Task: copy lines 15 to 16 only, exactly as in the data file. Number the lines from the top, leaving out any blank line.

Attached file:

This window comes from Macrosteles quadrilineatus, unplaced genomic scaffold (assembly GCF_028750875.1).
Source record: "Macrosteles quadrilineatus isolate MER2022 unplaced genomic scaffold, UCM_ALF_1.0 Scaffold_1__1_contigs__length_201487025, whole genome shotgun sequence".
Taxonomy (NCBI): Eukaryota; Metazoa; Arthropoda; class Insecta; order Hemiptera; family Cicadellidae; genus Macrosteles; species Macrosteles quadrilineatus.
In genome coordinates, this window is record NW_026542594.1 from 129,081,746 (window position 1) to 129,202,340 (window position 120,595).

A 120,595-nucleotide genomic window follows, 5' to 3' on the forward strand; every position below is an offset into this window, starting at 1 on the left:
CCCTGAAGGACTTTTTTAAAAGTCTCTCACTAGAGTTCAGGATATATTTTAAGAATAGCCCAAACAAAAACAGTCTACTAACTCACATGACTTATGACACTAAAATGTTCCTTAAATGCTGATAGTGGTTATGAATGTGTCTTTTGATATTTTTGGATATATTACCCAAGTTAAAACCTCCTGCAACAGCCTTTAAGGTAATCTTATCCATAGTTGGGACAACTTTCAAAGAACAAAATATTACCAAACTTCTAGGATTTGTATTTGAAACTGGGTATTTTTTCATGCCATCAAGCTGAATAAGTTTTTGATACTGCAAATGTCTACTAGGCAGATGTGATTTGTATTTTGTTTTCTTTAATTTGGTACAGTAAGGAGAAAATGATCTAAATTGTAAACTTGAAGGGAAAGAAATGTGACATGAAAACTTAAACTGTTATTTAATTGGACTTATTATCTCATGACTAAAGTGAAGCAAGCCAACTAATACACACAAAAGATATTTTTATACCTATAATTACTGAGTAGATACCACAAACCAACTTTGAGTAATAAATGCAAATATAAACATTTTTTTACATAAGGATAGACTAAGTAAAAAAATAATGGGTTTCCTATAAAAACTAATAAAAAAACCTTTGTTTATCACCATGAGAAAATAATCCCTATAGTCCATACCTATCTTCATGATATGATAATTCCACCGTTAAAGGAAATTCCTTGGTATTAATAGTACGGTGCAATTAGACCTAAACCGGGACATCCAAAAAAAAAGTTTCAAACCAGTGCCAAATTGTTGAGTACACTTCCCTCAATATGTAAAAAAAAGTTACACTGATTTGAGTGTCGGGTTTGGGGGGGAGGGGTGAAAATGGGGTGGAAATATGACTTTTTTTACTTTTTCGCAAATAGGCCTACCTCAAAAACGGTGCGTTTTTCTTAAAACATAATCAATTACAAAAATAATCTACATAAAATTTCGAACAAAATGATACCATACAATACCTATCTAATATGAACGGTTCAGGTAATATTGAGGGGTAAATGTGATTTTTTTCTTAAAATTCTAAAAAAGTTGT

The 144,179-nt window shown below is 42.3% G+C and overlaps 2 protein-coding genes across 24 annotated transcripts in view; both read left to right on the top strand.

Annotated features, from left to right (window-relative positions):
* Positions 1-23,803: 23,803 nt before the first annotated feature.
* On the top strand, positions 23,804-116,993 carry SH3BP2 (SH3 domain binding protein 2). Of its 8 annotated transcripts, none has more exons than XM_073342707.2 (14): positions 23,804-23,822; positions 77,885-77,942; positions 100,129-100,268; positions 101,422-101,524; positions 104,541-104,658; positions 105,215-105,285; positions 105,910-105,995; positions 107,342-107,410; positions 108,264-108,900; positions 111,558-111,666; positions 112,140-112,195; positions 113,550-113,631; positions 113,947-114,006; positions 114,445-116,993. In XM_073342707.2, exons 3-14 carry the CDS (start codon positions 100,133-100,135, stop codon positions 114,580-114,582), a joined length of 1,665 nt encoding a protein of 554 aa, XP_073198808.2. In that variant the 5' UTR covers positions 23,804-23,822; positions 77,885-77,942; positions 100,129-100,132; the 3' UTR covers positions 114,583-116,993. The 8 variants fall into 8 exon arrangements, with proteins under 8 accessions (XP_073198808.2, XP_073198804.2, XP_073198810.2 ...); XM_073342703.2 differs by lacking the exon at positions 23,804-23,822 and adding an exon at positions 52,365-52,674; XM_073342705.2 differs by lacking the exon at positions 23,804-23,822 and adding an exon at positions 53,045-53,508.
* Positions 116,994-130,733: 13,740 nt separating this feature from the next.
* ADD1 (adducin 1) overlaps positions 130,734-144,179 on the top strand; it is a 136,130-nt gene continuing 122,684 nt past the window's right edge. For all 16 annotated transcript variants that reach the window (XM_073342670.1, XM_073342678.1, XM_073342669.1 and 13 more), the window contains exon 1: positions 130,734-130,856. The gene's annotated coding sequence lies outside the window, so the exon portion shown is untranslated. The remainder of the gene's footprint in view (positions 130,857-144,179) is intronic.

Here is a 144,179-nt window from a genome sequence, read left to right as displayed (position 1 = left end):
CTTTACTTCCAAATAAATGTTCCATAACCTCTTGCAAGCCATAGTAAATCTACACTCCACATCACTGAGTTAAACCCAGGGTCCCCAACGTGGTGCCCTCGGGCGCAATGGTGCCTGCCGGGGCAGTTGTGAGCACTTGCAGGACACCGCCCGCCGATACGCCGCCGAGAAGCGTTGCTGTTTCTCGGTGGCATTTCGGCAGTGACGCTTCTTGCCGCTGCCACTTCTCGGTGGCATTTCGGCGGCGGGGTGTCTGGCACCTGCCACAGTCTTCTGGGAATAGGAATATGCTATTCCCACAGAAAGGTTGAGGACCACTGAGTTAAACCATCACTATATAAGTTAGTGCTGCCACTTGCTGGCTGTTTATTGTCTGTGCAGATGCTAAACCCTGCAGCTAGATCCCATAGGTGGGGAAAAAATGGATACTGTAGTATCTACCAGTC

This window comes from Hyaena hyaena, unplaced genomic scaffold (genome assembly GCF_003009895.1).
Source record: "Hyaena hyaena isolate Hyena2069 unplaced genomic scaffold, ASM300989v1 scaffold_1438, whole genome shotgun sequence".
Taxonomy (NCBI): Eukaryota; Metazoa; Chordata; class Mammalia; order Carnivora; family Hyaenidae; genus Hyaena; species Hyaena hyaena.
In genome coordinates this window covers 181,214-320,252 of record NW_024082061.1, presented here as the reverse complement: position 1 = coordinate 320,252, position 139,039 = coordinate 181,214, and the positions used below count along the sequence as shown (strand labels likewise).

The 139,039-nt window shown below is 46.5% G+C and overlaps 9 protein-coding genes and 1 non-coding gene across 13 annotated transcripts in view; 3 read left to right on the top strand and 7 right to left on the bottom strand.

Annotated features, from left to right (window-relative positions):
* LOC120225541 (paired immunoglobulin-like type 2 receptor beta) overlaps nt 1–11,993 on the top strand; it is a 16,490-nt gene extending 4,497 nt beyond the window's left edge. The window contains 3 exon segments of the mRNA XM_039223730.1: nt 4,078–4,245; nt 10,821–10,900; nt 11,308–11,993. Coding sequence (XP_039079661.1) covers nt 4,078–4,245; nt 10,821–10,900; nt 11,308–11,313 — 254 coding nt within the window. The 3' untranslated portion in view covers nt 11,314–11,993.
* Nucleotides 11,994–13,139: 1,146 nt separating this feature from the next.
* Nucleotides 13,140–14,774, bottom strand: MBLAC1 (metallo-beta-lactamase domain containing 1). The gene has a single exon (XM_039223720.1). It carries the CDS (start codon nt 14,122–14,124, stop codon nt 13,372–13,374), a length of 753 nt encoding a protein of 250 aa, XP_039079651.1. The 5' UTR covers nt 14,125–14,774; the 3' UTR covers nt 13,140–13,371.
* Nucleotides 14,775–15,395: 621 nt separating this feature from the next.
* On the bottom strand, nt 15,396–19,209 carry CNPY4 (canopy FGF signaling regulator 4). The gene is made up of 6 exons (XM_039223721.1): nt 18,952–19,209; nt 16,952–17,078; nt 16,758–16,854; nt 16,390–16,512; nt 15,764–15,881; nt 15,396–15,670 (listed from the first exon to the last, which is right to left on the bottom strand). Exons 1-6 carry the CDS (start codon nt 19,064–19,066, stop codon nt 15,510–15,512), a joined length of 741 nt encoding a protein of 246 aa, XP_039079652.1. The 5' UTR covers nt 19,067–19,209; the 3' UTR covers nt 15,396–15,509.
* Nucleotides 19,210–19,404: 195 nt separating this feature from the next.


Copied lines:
This window comes from Hyaena hyaena, unplaced genomic scaffold (genome assembly GCF_003009895.1).
Source record: "Hyaena hyaena isolate Hyena2069 unplaced genomic scaffold, ASM300989v1 scaffold_1438, whole genome shotgun sequence".